Wednesday, January 18, 2006

Unless You’re Lead Dog, the View Never Changes:

Over the last couple of weeks I have spoken how America’s economy is much more resilient than its European counterparts. I pointed out how on average America’s developed economy has outpaced Europe continually in all categories from higher GDP growth to lower unemployment. If you recall one of the reasons I gave was because of the efficiency of our work force and the flexibility our government gives business to react quickly to a changing business environment. I said how Europe continues to struggle because business won’t take the risk in highering more employees when times improve because Europe’s labor laws have created a culture of inefficiency.

Today new economic data continue to prove this point. A global business organization, the Conference Board, reported figures for 2005 that showed the U.S. leading Europe when it comes to productivity growth. The report showed the U.S. had a 1.8% productivity growth rate compared to 0.5% in Europe. More startling is that over the last decade the U.S. has averaged 2.4% versus 1.4% in Europe.

One has to wonder at what point does European governments finally throw in the towel on their labor model and admit the U.S. has it right. Currently there are signs that they are trying like certain attempts to overturn the 35-hour workweek. Despite some voices of reason in their governments the socialist labor movement is still strong with a recent example being yesterdays protests against a move to try and liberalize European docks that would make them more productive. The protest, which turned violent, ended up costing hundreds of thousands of dollars in damages and now looks to be defeated.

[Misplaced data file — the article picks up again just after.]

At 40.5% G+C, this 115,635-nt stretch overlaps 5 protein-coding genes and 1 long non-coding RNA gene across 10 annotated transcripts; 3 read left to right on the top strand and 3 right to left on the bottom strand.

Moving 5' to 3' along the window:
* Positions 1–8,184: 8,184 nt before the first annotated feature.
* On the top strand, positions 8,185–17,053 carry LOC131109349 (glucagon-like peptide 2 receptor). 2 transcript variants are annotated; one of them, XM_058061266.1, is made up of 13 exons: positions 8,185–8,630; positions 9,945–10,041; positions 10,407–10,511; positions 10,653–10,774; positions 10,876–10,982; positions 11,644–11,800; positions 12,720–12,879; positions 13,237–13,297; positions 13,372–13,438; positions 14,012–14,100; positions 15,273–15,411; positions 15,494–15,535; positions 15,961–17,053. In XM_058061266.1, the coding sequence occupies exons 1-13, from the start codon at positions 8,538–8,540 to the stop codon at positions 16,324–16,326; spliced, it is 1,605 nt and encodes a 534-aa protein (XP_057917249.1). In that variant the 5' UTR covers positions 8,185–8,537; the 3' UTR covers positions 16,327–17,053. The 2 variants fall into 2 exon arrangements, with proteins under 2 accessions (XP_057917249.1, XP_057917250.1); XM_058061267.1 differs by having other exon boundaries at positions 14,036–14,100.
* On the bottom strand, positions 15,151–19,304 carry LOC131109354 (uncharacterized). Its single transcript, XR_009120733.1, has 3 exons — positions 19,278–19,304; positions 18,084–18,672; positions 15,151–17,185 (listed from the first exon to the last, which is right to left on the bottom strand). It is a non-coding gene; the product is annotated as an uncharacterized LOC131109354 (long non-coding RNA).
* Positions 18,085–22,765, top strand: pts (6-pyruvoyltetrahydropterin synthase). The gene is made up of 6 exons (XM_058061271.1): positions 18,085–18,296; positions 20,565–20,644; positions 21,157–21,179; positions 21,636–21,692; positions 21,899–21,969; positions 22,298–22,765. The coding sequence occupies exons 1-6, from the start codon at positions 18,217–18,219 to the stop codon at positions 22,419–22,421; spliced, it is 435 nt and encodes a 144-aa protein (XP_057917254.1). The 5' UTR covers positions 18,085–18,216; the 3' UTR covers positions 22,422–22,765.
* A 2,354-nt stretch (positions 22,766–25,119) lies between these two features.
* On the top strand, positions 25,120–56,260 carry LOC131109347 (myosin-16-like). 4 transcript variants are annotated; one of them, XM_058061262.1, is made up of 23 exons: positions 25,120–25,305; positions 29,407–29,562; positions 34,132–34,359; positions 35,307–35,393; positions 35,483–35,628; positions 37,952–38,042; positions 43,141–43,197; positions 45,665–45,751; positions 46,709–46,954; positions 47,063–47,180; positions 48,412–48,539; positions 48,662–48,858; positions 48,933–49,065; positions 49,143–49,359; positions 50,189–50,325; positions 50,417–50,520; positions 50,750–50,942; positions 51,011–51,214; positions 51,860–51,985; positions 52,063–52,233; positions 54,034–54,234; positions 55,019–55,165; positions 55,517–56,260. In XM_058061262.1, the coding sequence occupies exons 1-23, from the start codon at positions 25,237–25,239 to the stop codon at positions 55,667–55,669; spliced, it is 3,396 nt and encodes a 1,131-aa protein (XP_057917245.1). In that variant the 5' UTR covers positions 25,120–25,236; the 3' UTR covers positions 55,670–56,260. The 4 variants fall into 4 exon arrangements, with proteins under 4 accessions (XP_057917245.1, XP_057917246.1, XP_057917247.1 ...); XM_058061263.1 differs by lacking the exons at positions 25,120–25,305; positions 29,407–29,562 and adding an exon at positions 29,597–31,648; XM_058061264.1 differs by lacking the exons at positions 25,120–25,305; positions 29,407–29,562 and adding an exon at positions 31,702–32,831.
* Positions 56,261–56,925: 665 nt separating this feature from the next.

Finally if you don’t believe what I have been saying about the benefits of a flexible labor force, just read what the Conference Board stated in their report:

"If Europe can stage an expected economic rebound, it might experience some acceleration in productivity growth. But in the longer run, productivity growth depends more strongly on the structural characteristics of the economy. These include the flexibility of labor and product markets, which foster the reallocation of labor and capital from less to more productive economic activities."

If I didn’t know better I would say the Conference Board has been reading this blog. :)

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